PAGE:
The research received funding from the Natural Environment Research Council (NERC) and the findings are published in the latest issue of the Proceedings of the Royal Society B.

Claire Gilby | alfa
Further information:
http://www.nhm.ac.uk

More articles from Life Sciences:

nachricht Scientists enlist engineered protein to battle the MERS virus
22.05.2017 | University of Toronto

nachricht Insight into enzyme's 3-D structure could cut biofuel costs
19.05.2017 | DOE/Los Alamos National Laboratory

All articles from Life Sciences >>>

The most recent press releases about innovation >>>

Die letzten 5 Focus-News des innovations-reports im Überblick:

Im Focus: Wafer-thin Magnetic Materials Developed for Future Quantum Technologies

Two-dimensional magnetic structures are regarded as a promising material for new types of data storage, since the magnetic properties of individual molecular building blocks can be investigated and modified. For the first time, researchers have now produced a wafer-thin ferrimagnet, in which molecules with different magnetic centers arrange themselves on a gold surface to form a checkerboard pattern. Scientists at the Swiss Nanoscience Institute at the University of Basel and the Paul Scherrer Institute published their findings in the journal Nature Communications.

Ferrimagnets are composed of two centers which are magnetized at different strengths and point in opposing directions. Two-dimensional, quasi-flat ferrimagnets...

Im Focus: World's thinnest hologram paves path to new 3-D world

Nano-hologram paves way for integration of 3-D holography into everyday electronics

An Australian-Chinese research team has created the world's thinnest hologram, paving the way towards the integration of 3D holography into everyday...

Im Focus: Using graphene to create quantum bits

In the race to produce a quantum computer, a number of projects are seeking a way to create quantum bits -- or qubits -- that are stable, meaning they are not much affected by changes in their environment. This normally needs highly nonlinear non-dissipative elements capable of functioning at very low temperatures.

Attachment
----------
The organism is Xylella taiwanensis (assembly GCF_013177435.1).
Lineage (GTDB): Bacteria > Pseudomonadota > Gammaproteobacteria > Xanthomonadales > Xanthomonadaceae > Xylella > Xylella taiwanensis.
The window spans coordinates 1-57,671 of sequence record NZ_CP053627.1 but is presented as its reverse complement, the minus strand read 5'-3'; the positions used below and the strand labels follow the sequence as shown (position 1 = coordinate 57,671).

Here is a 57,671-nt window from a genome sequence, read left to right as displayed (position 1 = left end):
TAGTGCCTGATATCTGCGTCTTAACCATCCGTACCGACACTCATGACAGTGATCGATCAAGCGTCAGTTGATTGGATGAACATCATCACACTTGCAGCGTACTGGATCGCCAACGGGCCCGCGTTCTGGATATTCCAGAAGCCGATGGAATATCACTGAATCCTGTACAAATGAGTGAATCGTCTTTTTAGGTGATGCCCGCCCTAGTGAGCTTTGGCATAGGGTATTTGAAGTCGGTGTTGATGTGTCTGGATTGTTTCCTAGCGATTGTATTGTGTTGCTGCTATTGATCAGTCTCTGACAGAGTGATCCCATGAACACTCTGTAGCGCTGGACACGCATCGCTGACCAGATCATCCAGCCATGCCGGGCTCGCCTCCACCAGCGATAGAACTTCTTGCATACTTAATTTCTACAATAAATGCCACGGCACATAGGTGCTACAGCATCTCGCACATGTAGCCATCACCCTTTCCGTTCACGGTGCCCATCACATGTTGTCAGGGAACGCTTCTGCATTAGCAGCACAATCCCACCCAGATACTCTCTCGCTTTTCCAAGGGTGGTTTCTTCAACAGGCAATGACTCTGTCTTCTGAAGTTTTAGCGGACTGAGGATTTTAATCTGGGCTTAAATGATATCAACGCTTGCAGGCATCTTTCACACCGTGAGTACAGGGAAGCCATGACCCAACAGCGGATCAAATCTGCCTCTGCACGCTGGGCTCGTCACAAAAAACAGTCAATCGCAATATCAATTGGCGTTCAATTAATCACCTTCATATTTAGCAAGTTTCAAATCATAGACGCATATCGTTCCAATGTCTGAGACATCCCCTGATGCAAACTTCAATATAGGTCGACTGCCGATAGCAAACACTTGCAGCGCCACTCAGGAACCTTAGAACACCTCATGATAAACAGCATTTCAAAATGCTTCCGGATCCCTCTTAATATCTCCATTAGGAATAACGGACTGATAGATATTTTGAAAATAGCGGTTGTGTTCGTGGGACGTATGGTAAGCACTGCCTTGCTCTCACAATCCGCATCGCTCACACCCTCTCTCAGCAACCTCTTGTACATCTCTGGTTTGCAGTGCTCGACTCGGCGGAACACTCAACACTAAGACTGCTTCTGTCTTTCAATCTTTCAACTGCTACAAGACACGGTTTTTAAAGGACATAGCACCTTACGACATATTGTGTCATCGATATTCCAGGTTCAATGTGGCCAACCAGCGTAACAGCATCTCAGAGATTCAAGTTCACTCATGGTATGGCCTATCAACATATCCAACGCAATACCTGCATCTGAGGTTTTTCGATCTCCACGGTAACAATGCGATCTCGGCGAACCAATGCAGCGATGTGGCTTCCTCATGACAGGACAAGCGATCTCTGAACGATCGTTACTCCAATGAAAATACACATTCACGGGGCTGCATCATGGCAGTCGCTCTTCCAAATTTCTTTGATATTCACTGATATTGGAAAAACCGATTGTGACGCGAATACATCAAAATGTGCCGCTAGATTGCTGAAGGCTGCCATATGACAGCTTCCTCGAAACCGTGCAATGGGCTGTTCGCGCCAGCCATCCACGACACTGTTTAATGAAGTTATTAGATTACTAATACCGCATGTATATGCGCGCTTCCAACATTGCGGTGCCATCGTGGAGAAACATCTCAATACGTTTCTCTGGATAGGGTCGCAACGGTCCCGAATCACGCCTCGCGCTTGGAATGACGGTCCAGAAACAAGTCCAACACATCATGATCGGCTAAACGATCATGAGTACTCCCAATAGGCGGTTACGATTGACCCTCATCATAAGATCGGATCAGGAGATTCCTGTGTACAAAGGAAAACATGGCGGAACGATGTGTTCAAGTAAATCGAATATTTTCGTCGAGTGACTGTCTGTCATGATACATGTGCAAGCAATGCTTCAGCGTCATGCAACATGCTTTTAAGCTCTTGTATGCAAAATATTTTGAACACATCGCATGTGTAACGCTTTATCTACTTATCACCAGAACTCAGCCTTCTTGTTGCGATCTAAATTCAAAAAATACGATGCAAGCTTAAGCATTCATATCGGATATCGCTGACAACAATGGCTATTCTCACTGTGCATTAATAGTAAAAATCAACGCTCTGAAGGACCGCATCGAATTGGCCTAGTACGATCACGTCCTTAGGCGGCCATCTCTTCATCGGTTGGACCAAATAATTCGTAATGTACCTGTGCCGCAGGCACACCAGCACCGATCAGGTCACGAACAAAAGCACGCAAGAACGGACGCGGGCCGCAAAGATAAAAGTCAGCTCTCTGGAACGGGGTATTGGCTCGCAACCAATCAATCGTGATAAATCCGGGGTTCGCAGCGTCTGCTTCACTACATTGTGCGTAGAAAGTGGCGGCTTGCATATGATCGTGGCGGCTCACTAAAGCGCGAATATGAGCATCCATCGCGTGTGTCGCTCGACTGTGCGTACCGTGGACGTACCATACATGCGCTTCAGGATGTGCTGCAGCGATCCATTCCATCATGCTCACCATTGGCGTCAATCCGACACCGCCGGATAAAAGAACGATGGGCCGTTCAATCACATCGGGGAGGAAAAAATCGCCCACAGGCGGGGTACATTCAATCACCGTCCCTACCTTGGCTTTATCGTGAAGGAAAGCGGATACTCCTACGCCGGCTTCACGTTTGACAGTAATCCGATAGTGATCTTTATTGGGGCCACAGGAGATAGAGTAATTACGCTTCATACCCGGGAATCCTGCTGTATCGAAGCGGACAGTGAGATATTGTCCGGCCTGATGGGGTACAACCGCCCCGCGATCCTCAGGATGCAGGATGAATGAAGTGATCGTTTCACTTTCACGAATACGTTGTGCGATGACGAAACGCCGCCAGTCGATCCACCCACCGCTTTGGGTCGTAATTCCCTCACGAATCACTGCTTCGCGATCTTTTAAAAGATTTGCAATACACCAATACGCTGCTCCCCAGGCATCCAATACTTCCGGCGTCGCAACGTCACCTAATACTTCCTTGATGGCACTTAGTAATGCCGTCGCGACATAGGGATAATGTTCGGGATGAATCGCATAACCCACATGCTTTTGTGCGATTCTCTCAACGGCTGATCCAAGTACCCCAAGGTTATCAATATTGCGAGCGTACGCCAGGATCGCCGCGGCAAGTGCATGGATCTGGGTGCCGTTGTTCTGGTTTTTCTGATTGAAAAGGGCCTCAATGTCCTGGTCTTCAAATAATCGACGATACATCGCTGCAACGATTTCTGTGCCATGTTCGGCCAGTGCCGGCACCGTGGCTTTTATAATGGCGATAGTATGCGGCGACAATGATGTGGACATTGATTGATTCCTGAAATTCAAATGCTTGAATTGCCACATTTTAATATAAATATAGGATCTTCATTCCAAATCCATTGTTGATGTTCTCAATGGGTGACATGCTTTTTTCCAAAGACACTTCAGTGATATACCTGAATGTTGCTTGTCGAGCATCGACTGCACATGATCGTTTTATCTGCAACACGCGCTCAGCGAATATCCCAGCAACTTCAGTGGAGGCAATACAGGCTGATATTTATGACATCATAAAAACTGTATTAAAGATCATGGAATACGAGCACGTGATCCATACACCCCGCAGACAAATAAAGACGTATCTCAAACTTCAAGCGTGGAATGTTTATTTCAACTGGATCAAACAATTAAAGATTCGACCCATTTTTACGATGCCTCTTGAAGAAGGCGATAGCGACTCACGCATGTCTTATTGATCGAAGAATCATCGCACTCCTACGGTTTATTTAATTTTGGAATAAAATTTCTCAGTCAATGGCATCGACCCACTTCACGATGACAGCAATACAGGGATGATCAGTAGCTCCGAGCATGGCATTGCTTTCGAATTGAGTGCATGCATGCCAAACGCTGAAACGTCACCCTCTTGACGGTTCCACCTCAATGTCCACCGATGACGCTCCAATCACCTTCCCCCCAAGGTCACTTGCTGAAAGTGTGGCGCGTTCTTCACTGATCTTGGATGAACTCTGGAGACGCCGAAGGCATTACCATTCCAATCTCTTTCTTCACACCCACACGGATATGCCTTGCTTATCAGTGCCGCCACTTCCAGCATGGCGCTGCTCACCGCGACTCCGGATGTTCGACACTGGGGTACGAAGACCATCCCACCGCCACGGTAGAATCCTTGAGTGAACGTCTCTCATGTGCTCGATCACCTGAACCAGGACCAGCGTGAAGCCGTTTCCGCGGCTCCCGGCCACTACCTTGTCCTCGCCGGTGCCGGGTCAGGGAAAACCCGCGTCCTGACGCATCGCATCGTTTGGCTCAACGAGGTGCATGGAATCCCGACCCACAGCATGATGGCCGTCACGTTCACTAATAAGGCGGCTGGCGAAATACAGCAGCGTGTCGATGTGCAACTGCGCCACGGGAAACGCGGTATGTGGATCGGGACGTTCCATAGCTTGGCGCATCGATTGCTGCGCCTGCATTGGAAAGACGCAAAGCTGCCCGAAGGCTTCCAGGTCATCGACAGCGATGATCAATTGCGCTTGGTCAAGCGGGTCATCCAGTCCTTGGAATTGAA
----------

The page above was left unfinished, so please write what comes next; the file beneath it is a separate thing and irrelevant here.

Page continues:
In pursuit of this goal, researchers at EPFL's Laboratory of Photonics and Quantum Measurements LPQM (STI/SB), have investigated a nonlinear graphene-based...

Im Focus: Bacteria harness the lotus effect to protect themselves

Biofilms: Researchers find the causes of water-repelling properties

Dental plaque and the viscous brown slime in drainpipes are two familiar examples of bacterial biofilms. Removing such bacterial depositions from surfaces is...

Im Focus: Hydrogen Bonds Directly Detected for the First Time

For the first time, scientists have succeeded in studying the strength of hydrogen bonds in a single molecule using an atomic force microscope. Researchers from the University of Basel’s Swiss Nanoscience Institute network have reported the results in the journal Science Advances.

Hydrogen is the most common element in the universe and is an integral part of almost all organic compounds. Molecules and sections of macromolecules are...

All Focus news of the innovation-report >>>

Anzeige

Anzeige

Event News

Dortmund MST Conference presents Individualized Healthcare Solutions with micro and nanotechnology

22.05.2017 | Event News

Innovation 4.0: Shaping a humane fourth industrial revolution

17.05.2017 | Event News

Media accreditation opens for historic year at European Health Forum Gastein

16.05.2017 | Event News

 
Latest News

New approach to revolutionize the production of molecular hydrogen

22.05.2017 | Materials Sciences

Scientists enlist engineered protein to battle the MERS virus

22.05.2017 | Life Sciences

Experts explain origins of topographic relief on Earth, Mars and Titan

22.05.2017 | Physics and Astronomy

VideoLinks
B2B-VideoLinks
More VideoLinks >>>